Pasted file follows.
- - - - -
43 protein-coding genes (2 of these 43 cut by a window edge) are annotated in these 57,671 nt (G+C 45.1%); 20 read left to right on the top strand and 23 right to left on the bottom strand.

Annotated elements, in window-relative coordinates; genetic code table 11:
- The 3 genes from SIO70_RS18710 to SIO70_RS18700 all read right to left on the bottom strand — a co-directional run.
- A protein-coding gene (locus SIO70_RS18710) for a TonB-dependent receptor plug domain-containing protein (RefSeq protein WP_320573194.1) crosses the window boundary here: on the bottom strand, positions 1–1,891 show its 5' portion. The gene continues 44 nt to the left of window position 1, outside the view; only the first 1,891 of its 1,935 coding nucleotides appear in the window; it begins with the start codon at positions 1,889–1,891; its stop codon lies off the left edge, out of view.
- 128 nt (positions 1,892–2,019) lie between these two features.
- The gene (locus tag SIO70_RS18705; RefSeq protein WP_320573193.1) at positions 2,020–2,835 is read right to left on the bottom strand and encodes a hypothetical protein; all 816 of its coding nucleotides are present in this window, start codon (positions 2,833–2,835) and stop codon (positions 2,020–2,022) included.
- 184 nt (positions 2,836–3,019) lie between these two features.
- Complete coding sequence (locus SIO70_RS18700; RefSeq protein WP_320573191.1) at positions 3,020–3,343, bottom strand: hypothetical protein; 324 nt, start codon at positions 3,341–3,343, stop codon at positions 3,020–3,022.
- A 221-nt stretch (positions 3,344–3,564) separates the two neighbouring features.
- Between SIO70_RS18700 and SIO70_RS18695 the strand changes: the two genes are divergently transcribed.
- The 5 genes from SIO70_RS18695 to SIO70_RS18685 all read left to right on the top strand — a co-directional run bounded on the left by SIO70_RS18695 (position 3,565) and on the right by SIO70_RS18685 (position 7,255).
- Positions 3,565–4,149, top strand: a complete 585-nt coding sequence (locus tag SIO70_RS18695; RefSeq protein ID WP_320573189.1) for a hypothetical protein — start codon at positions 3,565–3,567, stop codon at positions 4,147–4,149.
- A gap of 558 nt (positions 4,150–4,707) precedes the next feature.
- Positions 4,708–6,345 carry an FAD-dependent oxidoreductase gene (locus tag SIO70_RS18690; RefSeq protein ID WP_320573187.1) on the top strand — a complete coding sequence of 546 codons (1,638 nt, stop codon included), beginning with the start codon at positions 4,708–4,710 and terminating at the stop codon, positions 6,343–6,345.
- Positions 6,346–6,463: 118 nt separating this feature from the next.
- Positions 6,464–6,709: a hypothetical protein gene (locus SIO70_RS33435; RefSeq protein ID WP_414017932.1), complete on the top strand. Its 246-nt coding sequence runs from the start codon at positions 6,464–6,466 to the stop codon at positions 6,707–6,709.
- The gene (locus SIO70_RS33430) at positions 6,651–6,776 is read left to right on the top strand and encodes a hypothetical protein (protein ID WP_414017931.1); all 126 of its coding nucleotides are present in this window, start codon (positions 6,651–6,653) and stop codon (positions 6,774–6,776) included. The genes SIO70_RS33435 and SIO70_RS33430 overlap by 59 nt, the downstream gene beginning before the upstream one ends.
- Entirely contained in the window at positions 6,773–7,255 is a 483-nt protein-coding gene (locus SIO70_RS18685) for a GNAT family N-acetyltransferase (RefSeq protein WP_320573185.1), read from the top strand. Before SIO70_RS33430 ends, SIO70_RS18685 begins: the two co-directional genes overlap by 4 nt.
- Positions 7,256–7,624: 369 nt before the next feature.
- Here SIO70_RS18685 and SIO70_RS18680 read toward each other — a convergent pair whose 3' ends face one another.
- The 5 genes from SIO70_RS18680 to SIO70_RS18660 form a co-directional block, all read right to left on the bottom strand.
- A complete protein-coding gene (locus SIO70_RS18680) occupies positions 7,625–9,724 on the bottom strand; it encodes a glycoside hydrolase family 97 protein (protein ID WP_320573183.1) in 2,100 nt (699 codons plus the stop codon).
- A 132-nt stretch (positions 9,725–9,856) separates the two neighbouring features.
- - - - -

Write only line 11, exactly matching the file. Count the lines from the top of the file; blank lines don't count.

- The 5 genes from SIO70_RS18695 to SIO70_RS18685 all read left to right on the top strand — a co-directional run bounded on the left by SIO70_RS18695 (position 3,565) and on the right by SIO70_RS18685 (position 7,255).